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- Special Interest
Beginning Classes 2016-17
2nd Saturdays from 10:00 am - Noon.
Gates Room, 5th Level, Downtown Denver Public Library
Presented by Carol Darrow, CG
No classes are held in July and August when we take a summer break.
Advance registration and reservations are not required. The classes are free and open to the public.
Pick the date you can attend. This is a one-time basic course for the beginner, repeated each month. However, feel free to come for a refresher as desired. Attendees will be introduced to thinking genealogically through the exploration of the following:
- Introduction to the census using Ancestry.com
- Pedigree Charts and Family Group Sheets
- Other Major Record Groups
Attendees should dress comfortably. Consider bringing a seat cushion and bottled water.
View a short video of Carol explaining her class for 50 Plus News.
Special Interest Classes 2016-17
4th Saturdays, 10 am - Noon
New Location - 7th Floor Training Room, Downtown Denver Public Library
Contact person: Sandy Ronayne
Saturday, 25 March 2017
AncestryDNA Matches: Who Are All of These People and Why Do I Care?
Speaker: Wendy Dillenschneider
This class is for anyone who has tested with AncestryDNA or is thinking of testing and wants to learn more about the test, test results, and how to best interpret those results for use in genealogical research. Targeted at the amateur and professional genealogist, AncestryDNA has the largest consumer database of autosomal DNA test results in the world. Over 3 million people have tested with AncestryDNA. It is the leader in the use of combined genetic and genealogical data to predict the ancestor that you have in common with another individual. However, AncestryDNA does not offer a chromosome browser, so genealogists must use tree triangulation to discover common ancestors. AncestryDNA provides several tools to help you with your tree triangulation work.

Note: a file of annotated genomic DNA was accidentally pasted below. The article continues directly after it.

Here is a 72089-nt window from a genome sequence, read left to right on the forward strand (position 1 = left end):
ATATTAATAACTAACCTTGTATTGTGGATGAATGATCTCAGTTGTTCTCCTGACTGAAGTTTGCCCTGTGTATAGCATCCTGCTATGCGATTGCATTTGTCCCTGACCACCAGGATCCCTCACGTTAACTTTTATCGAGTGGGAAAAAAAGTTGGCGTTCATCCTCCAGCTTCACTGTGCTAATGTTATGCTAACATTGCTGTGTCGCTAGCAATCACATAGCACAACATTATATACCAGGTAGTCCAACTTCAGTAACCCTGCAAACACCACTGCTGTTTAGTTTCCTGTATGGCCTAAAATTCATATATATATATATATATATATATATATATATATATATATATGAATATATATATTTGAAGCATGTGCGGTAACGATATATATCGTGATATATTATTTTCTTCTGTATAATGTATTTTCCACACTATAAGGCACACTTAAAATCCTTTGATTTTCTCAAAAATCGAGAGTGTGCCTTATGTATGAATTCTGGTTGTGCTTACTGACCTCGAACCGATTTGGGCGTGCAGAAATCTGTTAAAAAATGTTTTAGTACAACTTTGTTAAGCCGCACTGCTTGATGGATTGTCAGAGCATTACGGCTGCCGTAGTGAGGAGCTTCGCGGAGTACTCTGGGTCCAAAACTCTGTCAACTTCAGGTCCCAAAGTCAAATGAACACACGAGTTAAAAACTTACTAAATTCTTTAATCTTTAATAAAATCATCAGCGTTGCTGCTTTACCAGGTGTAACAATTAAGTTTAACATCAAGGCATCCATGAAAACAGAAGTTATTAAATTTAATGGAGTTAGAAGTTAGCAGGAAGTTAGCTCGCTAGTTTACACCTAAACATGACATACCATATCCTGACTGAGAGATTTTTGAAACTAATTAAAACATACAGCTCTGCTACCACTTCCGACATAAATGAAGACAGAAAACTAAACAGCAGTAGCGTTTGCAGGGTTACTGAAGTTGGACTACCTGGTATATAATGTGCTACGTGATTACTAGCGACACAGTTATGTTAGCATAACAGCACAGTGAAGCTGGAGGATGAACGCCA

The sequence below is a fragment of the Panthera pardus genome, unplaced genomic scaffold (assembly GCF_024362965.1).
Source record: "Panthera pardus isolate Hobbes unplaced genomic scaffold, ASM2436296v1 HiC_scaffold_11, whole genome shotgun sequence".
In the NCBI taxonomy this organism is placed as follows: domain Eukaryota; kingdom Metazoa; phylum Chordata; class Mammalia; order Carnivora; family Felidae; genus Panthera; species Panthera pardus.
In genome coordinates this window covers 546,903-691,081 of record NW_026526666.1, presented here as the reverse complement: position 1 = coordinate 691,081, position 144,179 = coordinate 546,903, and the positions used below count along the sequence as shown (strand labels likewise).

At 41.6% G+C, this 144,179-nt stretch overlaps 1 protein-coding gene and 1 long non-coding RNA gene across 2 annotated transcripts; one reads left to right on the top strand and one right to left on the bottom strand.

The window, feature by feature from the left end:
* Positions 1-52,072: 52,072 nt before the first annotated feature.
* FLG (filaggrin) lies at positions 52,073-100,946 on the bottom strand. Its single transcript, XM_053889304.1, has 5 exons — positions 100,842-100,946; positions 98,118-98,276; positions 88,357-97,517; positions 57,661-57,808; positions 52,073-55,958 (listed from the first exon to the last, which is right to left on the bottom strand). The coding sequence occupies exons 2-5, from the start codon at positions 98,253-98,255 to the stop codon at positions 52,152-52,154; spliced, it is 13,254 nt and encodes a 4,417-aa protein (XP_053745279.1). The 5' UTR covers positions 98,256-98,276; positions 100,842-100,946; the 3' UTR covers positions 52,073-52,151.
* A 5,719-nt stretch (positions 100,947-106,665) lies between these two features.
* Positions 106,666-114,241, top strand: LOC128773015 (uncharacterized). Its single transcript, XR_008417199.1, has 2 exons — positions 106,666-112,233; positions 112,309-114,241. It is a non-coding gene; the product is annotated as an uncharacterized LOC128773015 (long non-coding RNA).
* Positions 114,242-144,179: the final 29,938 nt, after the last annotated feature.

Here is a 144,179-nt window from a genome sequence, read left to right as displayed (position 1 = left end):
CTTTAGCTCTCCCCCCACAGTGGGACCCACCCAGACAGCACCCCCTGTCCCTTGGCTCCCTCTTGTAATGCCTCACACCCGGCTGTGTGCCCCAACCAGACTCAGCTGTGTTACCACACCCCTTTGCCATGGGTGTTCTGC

Wendy will discuss:
- AncestryDNA Results – what they are, how to interpret and evaluate them
- Using tree triangulation to identify ancestors
- Tips and tricks for discovering your ancestors and working with matches
- Case studies and stories
Wendy Dillenschneider began tracing her family tree 35 years ago when she was living in Munich, Germany. She figured that “Dillenschneider” had to be a German name, so she started looking uip the name in phones books at the post office. She didn’t find any family in Germany, but she finally located them in Alsace.
Decades later, working out of her ranch on the western slope of Pikes Peak, Wendy has extended her family tree using online resources for both domestic and foreign research. She is adept at research in Pennsylvania, where her family settled in the United States. She is collaborating with a cousin in Alsace to trace the migration of the Dillenschneiders from Alsace to America.
Wendy and her husband, Greg Liverman, added genetic genealogy or DNA testing to their genealogy toolkit in 2013 and have since immersed themselves in the details of DNA tests and evaluation methods. They have answered several questions about their family history using DNA evidence.
WriteNow! Meetings 2016-17
A Free Writing Group for Family Historians
SUNDAY afternoons from 1:30 – 3:30 pm
Usually Gates Room, 5th Level, or Rockwell Room, 4th level, Downtown Denver Public Library (watch you email or this webpage for updates)
Facilitator: Carol Darrow, CG
- Group is open to all beginners and more experienced writers who want to put their genealogy into a written document.
- Assignments for various levels of experience
- Opportunity to share your writing with the group as you wish.
- Shape your writing to the goal of the month.
9 April 2017 - Discuss revisions to your project and how to smooth the narrative. Assignment: Complete your project.
21 May 2017 - Present your project to the group.
Memoir of a key aspect or event in your life
Collection of individual narratives of your parents, grandparents, and great-grandparents
Story of significant event(s) in life of your ancestor
Three generation study of your family
Scrapbook with journaling
Case study (how did you figure out your ancestor’s story and how did one document lead to the next)